So we are finally into June, it seems like only yesterday that we were celebrating Christmas which is crazy.
Anyway, for those who have landed on this post and wondering what it is about and why – here is the definition for Scoliosis as defined in Google.
I was diagnosed many years ago around the age of 12 having been on a family holiday to France with a family friend who was a doctor. I was practicing diving into the pool and she noticed the curve in my back. In a short space of time, I had been diagnosed and booked in for surgery which included the removal of 6 discs and having my spine fused with two titanium rods. As an young athlete competing in sprint hurdles and due to start my GCSE’s in subjects including PE, it was quite a shock but after the operation (conveniently timed during the school holidays so I didn’t miss any school – thanks Mum and Dad) I was back to school quickly and after a tedious 12 months of no sport I was back to competing and pretty much picked up where I left off.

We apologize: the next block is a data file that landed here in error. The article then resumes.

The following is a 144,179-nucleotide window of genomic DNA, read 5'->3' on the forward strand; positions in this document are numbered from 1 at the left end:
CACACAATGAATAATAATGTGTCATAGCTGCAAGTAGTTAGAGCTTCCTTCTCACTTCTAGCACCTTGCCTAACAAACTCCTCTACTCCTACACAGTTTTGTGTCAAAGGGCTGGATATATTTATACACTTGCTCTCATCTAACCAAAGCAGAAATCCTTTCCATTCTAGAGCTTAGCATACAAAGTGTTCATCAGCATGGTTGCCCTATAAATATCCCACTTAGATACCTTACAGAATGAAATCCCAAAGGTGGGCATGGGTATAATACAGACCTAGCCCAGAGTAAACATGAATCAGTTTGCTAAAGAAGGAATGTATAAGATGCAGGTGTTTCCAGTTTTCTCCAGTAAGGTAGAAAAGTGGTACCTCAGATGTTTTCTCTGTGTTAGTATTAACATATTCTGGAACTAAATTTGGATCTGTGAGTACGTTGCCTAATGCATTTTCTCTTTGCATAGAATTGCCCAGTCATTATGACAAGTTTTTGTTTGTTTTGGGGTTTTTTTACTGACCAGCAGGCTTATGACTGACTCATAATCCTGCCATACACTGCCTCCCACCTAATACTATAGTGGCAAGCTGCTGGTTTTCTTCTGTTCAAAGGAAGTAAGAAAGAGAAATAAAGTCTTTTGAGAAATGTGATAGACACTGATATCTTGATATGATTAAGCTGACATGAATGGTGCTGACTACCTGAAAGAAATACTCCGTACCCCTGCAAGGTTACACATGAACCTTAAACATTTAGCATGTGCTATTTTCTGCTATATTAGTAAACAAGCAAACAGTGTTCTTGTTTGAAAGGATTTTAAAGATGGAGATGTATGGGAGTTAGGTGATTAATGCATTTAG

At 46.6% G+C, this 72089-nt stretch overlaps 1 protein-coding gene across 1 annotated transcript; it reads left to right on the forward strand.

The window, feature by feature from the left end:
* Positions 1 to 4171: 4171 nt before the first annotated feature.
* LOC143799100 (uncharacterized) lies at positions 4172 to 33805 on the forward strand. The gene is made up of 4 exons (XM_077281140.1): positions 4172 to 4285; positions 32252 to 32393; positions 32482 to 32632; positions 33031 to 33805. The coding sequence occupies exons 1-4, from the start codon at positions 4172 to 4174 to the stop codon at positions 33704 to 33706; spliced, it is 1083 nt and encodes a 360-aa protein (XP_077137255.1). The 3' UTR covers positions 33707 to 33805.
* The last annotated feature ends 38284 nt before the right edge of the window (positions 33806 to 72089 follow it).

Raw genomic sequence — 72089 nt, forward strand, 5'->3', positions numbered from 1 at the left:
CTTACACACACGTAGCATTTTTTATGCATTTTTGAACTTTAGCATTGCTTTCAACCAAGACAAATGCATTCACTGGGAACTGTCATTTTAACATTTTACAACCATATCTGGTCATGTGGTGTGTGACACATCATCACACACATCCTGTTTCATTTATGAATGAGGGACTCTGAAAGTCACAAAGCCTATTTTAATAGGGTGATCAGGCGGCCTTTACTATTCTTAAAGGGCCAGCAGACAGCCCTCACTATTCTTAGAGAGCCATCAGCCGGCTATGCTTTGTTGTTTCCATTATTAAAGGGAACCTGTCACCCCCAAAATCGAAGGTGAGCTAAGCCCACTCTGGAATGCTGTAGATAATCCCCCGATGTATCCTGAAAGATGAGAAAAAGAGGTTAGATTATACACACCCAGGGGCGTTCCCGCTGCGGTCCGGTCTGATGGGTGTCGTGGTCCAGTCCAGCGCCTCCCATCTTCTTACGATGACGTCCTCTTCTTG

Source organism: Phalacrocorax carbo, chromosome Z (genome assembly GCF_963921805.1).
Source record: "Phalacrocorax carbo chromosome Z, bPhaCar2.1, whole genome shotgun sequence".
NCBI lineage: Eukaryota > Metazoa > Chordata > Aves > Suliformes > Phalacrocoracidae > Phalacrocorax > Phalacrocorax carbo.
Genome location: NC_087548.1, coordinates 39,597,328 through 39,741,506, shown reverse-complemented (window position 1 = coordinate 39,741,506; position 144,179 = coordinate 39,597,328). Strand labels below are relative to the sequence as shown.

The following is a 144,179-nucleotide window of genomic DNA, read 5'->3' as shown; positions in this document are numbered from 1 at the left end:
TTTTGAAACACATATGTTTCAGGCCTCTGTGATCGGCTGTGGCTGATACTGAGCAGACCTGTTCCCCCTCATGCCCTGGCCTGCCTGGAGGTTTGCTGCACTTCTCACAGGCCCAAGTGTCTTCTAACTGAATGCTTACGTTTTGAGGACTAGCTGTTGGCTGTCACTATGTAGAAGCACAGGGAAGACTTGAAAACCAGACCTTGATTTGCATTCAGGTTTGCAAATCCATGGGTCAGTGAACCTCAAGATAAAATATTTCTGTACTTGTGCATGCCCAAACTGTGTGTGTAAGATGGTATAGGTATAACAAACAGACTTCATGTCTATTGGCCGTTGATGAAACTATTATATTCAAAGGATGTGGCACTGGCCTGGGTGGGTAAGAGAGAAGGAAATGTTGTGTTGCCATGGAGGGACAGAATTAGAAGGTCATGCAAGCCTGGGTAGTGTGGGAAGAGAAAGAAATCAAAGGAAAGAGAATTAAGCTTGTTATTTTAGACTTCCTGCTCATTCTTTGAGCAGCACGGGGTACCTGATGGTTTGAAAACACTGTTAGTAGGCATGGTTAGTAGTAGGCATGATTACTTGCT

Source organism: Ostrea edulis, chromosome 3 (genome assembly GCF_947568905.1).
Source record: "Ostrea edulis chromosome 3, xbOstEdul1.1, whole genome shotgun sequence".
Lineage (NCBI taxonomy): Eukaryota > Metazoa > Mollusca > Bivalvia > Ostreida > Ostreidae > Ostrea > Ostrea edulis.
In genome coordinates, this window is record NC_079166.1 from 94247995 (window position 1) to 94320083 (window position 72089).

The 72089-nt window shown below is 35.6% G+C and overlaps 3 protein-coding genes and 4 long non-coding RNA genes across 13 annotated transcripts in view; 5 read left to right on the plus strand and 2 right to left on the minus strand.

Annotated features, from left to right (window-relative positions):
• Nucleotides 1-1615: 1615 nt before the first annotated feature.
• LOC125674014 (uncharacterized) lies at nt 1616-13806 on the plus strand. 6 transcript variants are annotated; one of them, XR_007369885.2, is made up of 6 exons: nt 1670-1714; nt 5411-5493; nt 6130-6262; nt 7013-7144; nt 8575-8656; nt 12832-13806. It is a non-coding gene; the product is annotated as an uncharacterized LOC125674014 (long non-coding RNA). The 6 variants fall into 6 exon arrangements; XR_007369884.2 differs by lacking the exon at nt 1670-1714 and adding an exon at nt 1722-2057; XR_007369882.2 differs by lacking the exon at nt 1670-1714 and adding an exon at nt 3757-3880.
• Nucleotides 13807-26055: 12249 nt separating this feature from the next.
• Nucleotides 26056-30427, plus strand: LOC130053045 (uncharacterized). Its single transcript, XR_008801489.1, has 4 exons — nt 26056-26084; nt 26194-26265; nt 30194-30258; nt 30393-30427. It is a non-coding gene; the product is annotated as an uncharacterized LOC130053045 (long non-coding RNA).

I mention that I have Scoliosis on my Twitter bio and have raised money for SAUK on a number of different occasions, but I don’t bang the drum about it because generally it hasn’t really impacted on my life. I actually continued to compete all the way through university to a relatively good level in 110m and 400m hurdles.
I am always happy to speak to people about it when they ask and always tend to win the “biggest scar” competition when it gets raised in the pub. The way I look at it is that there are people out there with a lot worse going on in their lives and I was lucky to be in a position where I had great support from family and friends to get me through it.
No doubt I will be looking to do some sort of fundraising in the future (got a place in the Great North Run, so could well be that), so dig deep when I start pestering you.
Until then, you can find out more about #ScoliosisAwarenessMonth here, including Scoliosis Awareness Day on 28th June 2014.